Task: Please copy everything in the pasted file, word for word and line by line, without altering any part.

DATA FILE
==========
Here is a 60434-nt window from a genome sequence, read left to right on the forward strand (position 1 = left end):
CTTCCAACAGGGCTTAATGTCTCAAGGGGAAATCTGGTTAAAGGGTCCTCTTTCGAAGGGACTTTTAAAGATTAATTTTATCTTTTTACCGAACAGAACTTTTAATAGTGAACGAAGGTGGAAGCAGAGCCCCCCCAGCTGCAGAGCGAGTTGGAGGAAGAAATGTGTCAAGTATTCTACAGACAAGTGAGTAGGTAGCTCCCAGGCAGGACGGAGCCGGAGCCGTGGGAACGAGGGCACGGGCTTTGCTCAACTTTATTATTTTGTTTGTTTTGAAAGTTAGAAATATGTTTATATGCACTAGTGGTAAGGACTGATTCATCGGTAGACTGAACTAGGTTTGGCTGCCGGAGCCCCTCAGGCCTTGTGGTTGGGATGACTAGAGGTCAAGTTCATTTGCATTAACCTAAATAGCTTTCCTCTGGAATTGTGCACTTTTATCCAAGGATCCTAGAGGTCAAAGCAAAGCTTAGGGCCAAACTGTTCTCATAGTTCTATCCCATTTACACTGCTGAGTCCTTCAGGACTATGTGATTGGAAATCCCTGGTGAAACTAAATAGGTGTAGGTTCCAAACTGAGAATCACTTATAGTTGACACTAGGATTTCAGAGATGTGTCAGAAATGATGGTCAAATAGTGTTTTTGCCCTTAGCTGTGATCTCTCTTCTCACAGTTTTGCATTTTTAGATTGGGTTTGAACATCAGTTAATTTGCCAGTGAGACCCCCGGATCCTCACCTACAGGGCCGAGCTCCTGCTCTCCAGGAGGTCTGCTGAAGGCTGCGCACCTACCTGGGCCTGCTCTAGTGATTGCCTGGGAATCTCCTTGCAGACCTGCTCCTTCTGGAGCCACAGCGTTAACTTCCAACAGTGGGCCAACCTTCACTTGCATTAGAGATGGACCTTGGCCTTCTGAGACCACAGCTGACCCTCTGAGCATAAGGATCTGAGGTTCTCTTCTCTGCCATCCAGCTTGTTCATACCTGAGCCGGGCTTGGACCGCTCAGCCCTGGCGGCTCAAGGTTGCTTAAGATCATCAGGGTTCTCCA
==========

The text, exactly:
Here is a 60434-nt window from a genome sequence, read left to right on the forward strand (position 1 = left end):
CTTCCAACAGGGCTTAATGTCTCAAGGGGAAATCTGGTTAAAGGGTCCTCTTTCGAAGGGACTTTTAAAGATTAATTTTATCTTTTTACCGAACAGAACTTTTAATAGTGAACGAAGGTGGAAGCAGAGCCCCCCCAGCTGCAGAGCGAGTTGGAGGAAGAAATGTGTCAAGTATTCTACAGACAAGTGAGTAGGTAGCTCCCAGGCAGGACGGAGCCGGAGCCGTGGGAACGAGGGCACGGGCTTTGCTCAACTTTATTATTTTGTTTGTTTTGAAAGTTAGAAATATGTTTATATGCACTAGTGGTAAGGACTGATTCATCGGTAGACTGAACTAGGTTTGGCTGCCGGAGCCCCTCAGGCCTTGTGGTTGGGATGACTAGAGGTCAAGTTCATTTGCATTAACCTAAATAGCTTTCCTCTGGAATTGTGCACTTTTATCCAAGGATCCTAGAGGTCAAAGCAAAGCTTAGGGCCAAACTGTTCTCATAGTTCTATCCCATTTACACTGCTGAGTCCTTCAGGACTATGTGATTGGAAATCCCTGGTGAAACTAAATAGGTGTAGGTTCCAAACTGAGAATCACTTATAGTTGACACTAGGATTTCAGAGATGTGTCAGAAATGATGGTCAAATAGTGTTTTTGCCCTTAGCTGTGATCTCTCTTCTCACAGTTTTGCATTTTTAGATTGGGTTTGAACATCAGTTAATTTGCCAGTGAGACCCCCGGATCCTCACCTACAGGGCCGAGCTCCTGCTCTCCAGGAGGTCTGCTGAAGGCTGCGCACCTACCTGGGCCTGCTCTAGTGATTGCCTGGGAATCTCCTTGCAGACCTGCTCCTTCTGGAGCCACAGCGTTAACTTCCAACAGTGGGCCAACCTTCACTTGCATTAGAGATGGACCTTGGCCTTCTGAGACCACAGCTGACCCTCTGAGCATAAGGATCTGAGGTTCTCTTCTCTGCCATCCAGCTTGTTCATACCTGAGCCGGGCTTGGACCGCTCAGCCCTGGCGGCTCAAGGTTGCTTAAGATCATCAGGGTTCTCCA